The French Connection
By Keia Mastrianni | Photography by Michael C. Hernandez
Posted: Monday, May. 12, 2014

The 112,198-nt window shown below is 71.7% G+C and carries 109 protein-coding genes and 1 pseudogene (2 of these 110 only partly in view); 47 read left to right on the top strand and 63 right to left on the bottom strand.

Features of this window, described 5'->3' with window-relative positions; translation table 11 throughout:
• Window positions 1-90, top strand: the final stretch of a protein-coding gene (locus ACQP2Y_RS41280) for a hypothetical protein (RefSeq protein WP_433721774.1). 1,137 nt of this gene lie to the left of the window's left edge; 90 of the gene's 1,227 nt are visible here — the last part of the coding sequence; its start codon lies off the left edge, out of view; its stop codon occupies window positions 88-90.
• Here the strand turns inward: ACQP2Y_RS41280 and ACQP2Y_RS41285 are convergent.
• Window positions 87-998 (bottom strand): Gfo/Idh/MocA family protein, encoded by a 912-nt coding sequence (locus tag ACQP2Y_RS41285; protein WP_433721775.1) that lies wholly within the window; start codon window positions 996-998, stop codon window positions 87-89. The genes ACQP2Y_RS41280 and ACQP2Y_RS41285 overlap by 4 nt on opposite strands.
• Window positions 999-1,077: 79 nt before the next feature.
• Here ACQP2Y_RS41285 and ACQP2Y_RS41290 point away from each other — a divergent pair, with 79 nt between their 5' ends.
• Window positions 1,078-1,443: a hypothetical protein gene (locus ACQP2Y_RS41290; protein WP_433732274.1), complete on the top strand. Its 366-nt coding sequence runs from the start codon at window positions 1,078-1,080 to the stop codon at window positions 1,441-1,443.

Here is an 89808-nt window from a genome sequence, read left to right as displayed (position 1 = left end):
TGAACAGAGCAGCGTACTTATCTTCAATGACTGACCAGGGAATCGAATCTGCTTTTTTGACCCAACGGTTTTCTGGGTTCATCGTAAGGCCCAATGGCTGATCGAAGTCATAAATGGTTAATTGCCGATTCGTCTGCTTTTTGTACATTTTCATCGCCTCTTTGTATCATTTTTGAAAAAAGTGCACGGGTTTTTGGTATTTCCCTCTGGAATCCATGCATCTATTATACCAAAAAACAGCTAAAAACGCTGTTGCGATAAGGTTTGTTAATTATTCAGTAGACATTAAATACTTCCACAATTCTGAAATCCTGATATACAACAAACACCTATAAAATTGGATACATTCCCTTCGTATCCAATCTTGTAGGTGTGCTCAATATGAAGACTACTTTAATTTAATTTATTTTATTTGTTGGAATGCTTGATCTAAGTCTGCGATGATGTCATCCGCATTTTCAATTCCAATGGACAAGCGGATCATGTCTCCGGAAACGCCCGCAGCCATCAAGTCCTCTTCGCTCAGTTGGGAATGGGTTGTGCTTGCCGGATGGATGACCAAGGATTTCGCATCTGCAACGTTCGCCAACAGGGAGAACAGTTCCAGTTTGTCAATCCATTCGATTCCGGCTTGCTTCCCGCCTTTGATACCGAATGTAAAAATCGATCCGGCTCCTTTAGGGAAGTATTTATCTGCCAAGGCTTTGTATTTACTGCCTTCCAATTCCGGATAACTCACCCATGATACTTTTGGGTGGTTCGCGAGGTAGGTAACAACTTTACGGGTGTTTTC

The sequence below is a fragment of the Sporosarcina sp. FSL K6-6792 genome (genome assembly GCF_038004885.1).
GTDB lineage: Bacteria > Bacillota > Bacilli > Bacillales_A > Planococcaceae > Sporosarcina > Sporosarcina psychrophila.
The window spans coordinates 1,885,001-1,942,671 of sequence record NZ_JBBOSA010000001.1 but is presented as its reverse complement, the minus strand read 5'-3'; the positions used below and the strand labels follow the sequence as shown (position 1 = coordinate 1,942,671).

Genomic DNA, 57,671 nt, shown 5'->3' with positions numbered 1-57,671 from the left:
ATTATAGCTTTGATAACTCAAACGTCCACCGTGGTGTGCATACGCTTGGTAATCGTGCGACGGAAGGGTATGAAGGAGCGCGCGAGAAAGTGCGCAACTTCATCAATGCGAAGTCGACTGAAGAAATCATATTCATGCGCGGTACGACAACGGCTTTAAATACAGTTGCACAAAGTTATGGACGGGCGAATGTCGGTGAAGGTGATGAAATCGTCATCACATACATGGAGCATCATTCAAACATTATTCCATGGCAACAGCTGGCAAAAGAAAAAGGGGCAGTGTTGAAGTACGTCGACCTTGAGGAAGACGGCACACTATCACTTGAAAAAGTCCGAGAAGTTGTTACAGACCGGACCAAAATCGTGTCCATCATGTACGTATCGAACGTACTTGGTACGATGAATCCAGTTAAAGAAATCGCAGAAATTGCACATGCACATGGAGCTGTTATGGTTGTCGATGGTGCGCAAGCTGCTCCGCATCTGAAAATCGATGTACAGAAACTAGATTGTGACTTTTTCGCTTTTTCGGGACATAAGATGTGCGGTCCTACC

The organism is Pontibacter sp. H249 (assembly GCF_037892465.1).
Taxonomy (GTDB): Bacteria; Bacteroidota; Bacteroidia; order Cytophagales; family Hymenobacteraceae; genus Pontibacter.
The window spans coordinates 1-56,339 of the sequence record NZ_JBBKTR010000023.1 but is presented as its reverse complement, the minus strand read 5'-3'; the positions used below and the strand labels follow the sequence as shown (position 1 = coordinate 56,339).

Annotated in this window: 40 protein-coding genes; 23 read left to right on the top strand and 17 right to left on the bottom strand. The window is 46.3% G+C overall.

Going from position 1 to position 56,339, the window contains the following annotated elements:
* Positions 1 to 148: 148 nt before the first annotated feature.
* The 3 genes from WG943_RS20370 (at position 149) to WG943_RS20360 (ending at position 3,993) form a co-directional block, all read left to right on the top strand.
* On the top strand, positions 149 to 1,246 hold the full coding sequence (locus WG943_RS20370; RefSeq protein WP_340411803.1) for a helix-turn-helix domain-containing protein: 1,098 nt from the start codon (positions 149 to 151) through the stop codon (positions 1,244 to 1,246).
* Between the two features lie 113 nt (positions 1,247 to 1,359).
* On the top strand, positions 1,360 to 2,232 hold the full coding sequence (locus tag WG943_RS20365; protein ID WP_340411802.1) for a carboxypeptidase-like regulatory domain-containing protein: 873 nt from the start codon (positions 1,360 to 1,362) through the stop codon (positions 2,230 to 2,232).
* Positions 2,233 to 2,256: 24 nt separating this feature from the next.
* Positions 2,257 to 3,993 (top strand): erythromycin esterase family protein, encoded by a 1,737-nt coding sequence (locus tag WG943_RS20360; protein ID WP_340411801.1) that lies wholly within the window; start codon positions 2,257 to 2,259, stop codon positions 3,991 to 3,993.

At one time, Charlottes upscale dining scene had its heyday of French restaurants from La Tache in the late 80s to Chez Daniel on East Boulevard in the early 90s. The sun eventually set on such grand upscale dining concepts and the recession yielded more affordable dining spots as the logical balm to shrinking budgets. In 2009, Tom Condron and Matthew Pera opened the Liberty gastropub in South End to accommodate this new normal.However, a new dawn approaches for Charlottes dining scene and restaurant veterans Condron and Pera are back with their latest concept Lumiere (which means light in French) which opened this February. Of course, the name is where the lightness stops. Lumiere in Myers Park is unapologetically French. Though the phrase upscale French might conjure images of stuffy waiters and indecipherable menus, Lumiere revives seasonal, classic French with a modern take that is both delightful and approachable. The interior is bathed in a soothing palette of calming blues and silver hues. Tables march down the center of the room and highbacked booths, covered in crushed velvet, offer an ideal spot for intimate dining. Matthew Pera mans the gateway to the kitchen, while a small brigade of toque wearing chefs, including Executive Chef Tom Condron, can be seen saucing, sauteeing and applying thoughtful touches to each plate exiting the kitchen.On this evening, an amuse of silky smooth lobster bisque arrives holding the very essence of lobster. To start, we opted for the escargot en croute, French country pate and butter poached lobster salad. Each plate is expertly composed. The pate reads like a minimalist canvas, with dollops of stone ground mustard and luscious tomato jam, placed with precision alongside clean lines of pickled ramps and a generous block of country pate. The lobster salad is a veritable study of color, not to mention one of the best flavor combinations in town marrying verdant haricot vert, tender hearts of palm, shiitakes and bacon into something much more than a salad. Bread arrives throughout the meal, from mini-baguettes to incredible gougeres and brioche. Artful entrees elicit gasps from our table. Alaskan halibut arrives with delicate spring pea agnolotti made in house with roasted tomatoes, artichokes and fresh pea shoots. A hearty rabbit porchetta delights with its own mini-copper pot of sweet corn custard while a plate of wild boar chops lilt on cubes of pork belly with truffled macaroni, pickled mustard seeds and broad strokes of pea puree. The food at Lumiere is as visually stunning as it is satisfying. Here, Chef Tom Condron is making an undeniable statement French cuisine is back in a big way.
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